During Black History Month, the Alzheimer’s Association, New York City Chapter is collaborating with Columbia University and the Collaborative for Alzheimer’s Disease Research (CADRE) on programs featuring Black dementia researchers.
The programs are presented by Dr. Travonia Brown-Hughes of Hampton University and Johns Hopkins and Dr. Allison Caban-Holt from Wake Forest School of Medicine, who will focus on the impact of Alzheimer’s and other forms of dementia on the Black community.
Black Americans are at an increased risk of developing Alzheimer’s disease. They are also less likely to be diagnosed early, resulting in less time for treatment and planning.
The researchers will discuss risk factors, early diagnosis, health equity, research and clinical trials, and improving Alzheimer’s care for communities of color.
Doris Saintil Phildor, MPH, Health Systems Director at the Alzheimer’s Association, says “We thank our partners at Columbia University for helping us bring these programs to New Yorkers. While we work to address inequities at the system level, we also want to bring important information directly to our community members.” Ms. Phildor explains, “We organized these programs to give people an opportunity to ask questions and hear directly from the experts.”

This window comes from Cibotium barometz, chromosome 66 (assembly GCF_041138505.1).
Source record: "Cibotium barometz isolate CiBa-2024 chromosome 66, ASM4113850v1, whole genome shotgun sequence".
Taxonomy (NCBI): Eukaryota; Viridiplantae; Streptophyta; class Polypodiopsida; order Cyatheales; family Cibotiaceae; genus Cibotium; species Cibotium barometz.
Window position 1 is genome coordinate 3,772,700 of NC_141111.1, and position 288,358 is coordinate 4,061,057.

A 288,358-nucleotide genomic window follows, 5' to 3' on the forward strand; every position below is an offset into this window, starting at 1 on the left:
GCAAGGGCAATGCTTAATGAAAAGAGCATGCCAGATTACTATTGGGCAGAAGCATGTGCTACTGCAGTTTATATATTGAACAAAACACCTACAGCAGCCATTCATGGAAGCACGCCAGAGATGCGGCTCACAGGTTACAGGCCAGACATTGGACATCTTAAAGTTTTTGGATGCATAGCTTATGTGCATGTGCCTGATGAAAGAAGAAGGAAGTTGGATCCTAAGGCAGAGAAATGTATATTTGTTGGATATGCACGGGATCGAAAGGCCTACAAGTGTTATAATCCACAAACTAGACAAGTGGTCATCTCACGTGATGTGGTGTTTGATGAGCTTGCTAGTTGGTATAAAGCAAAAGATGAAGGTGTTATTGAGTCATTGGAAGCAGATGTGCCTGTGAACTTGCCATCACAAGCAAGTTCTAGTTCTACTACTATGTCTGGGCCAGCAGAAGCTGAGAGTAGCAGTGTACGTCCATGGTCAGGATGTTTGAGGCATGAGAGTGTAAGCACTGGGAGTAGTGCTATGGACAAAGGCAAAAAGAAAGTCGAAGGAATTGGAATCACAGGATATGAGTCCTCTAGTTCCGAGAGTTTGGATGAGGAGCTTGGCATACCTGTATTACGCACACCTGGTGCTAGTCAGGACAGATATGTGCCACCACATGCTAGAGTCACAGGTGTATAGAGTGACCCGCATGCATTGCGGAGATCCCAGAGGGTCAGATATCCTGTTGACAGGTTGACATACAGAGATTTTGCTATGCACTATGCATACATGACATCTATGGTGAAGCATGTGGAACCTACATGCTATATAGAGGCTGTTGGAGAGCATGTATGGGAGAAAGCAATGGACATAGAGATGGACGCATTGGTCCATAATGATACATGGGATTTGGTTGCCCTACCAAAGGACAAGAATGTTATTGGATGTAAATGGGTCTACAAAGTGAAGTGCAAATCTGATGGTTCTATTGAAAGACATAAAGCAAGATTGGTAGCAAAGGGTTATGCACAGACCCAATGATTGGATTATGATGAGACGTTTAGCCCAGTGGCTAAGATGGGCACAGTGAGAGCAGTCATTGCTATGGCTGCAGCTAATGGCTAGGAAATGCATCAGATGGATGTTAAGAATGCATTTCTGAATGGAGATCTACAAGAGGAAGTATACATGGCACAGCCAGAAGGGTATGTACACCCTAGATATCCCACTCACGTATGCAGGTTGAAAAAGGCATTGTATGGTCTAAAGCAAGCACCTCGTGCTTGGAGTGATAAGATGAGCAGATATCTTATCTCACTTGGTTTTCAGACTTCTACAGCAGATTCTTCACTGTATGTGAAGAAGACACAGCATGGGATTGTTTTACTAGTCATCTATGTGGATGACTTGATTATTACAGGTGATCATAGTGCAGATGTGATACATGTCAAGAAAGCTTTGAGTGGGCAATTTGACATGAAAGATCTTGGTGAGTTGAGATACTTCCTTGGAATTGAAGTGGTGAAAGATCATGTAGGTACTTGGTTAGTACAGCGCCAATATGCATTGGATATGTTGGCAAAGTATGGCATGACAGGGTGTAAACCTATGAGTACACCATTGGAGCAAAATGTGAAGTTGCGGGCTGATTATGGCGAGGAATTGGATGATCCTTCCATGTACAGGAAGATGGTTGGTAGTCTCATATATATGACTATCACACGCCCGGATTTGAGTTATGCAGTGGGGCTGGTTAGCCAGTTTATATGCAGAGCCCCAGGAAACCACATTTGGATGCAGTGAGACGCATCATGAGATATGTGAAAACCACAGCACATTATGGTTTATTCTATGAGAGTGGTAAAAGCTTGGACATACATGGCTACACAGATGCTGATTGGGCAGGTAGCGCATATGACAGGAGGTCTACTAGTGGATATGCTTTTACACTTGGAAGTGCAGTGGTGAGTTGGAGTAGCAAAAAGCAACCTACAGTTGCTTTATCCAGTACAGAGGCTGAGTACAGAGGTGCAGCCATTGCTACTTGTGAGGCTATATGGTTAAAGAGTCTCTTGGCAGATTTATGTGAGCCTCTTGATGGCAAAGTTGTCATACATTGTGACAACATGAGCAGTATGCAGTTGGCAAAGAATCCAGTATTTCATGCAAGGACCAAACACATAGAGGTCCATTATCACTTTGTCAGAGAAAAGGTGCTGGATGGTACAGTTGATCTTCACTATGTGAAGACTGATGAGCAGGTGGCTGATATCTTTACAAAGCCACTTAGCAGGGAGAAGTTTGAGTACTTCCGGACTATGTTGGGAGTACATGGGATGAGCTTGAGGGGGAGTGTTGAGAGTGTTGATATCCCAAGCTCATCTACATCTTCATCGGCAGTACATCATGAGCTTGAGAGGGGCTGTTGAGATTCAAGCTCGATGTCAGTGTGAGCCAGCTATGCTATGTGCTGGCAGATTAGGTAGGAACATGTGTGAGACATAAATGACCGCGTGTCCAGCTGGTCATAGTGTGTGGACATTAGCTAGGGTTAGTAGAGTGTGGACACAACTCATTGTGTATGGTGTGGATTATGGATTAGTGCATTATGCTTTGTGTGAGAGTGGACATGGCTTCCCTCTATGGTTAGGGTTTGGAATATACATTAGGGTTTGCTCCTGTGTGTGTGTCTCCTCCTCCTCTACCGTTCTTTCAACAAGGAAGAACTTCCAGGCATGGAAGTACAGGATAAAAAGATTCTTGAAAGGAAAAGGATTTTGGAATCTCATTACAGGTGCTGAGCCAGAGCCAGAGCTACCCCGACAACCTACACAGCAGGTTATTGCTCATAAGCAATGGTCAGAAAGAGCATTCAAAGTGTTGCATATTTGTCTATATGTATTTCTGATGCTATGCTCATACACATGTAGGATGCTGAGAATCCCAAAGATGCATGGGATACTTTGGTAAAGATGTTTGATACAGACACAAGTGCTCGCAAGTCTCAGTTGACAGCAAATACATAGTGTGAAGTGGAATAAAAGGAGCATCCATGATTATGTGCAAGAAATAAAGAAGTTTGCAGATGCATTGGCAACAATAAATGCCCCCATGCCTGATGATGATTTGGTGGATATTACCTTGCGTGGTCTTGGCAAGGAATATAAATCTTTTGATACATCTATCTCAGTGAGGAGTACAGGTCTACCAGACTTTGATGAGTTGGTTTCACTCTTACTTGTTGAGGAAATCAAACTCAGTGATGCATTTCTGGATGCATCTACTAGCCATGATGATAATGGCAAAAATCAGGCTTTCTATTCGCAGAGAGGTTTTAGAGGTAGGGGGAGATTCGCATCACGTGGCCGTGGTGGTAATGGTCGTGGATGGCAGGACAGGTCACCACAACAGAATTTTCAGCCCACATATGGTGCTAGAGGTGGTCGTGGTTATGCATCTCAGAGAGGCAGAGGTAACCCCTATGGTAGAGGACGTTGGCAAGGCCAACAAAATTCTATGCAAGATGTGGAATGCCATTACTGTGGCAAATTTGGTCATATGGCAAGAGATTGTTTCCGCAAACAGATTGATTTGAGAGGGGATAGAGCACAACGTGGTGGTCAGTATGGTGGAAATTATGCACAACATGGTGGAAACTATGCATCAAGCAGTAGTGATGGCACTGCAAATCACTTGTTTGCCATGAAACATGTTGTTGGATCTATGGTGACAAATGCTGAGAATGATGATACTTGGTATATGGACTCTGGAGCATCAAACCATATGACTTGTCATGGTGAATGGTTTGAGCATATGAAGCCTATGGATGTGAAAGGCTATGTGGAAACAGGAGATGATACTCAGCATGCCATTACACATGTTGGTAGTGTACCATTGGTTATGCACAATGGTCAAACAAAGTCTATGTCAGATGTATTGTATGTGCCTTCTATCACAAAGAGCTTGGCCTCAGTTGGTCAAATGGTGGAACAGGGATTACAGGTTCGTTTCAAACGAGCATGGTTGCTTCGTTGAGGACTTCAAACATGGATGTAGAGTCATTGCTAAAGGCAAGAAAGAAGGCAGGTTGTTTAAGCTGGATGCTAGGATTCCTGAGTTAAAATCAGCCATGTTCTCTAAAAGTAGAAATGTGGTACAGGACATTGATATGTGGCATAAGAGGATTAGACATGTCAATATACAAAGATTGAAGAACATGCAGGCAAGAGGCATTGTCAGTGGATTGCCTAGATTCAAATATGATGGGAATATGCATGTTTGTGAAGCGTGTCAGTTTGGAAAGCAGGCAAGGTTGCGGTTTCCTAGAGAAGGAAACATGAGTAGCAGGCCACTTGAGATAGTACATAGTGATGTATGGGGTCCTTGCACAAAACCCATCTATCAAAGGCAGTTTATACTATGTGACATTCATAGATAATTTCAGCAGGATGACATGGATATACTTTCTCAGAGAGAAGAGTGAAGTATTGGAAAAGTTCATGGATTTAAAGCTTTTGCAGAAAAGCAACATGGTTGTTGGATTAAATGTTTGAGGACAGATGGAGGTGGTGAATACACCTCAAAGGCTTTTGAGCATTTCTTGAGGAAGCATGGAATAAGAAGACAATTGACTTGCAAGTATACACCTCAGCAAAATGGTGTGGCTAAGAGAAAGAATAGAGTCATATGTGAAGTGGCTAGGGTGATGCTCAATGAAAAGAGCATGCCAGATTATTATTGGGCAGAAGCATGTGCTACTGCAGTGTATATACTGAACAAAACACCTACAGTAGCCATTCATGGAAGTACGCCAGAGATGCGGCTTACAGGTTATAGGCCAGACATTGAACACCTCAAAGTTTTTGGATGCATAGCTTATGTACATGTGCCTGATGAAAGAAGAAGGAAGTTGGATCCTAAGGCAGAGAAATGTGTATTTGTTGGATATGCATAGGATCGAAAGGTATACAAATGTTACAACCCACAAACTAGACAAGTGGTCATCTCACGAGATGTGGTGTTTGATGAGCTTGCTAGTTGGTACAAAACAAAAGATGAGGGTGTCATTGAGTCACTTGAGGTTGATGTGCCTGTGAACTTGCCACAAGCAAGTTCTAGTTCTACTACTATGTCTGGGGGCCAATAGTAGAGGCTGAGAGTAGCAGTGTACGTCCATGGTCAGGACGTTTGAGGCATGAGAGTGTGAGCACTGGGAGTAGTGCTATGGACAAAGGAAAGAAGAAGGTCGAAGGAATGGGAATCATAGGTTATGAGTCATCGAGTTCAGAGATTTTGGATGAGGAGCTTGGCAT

Thur., Feb. 10, 6-7 p.m.
Featured presentation: “Importance of African Americans in Clinical Trials” by Dr. Travonia Brown-Hughes, Assistant Professor in the School of Pharmacy, Hampton University, and Research Scientist, Johns Hopkins Alzheimer’s Disease Resource Center for Minority Aging
Tues., Feb. 22, 6-7 p.m.
Featured presentation: “Alzheimer’s Disease in African American Communities” by Dr. Allison Caban-Holt, Associate Director, Maya Angelou Center for Health Equity (MACHE), Wake Forest School of Medicine
The programs are free, but advance registration is required. To register, visit the links in the schedule above or call 800.272.3900. The Alzheimer’s Association, New York Chapter offers a range of free programs and services for people in the five boroughs. For information, visit its website.
Photo credit: (l to r) Dr. Caban Holt and Dr. Travonia Brown-Hughes.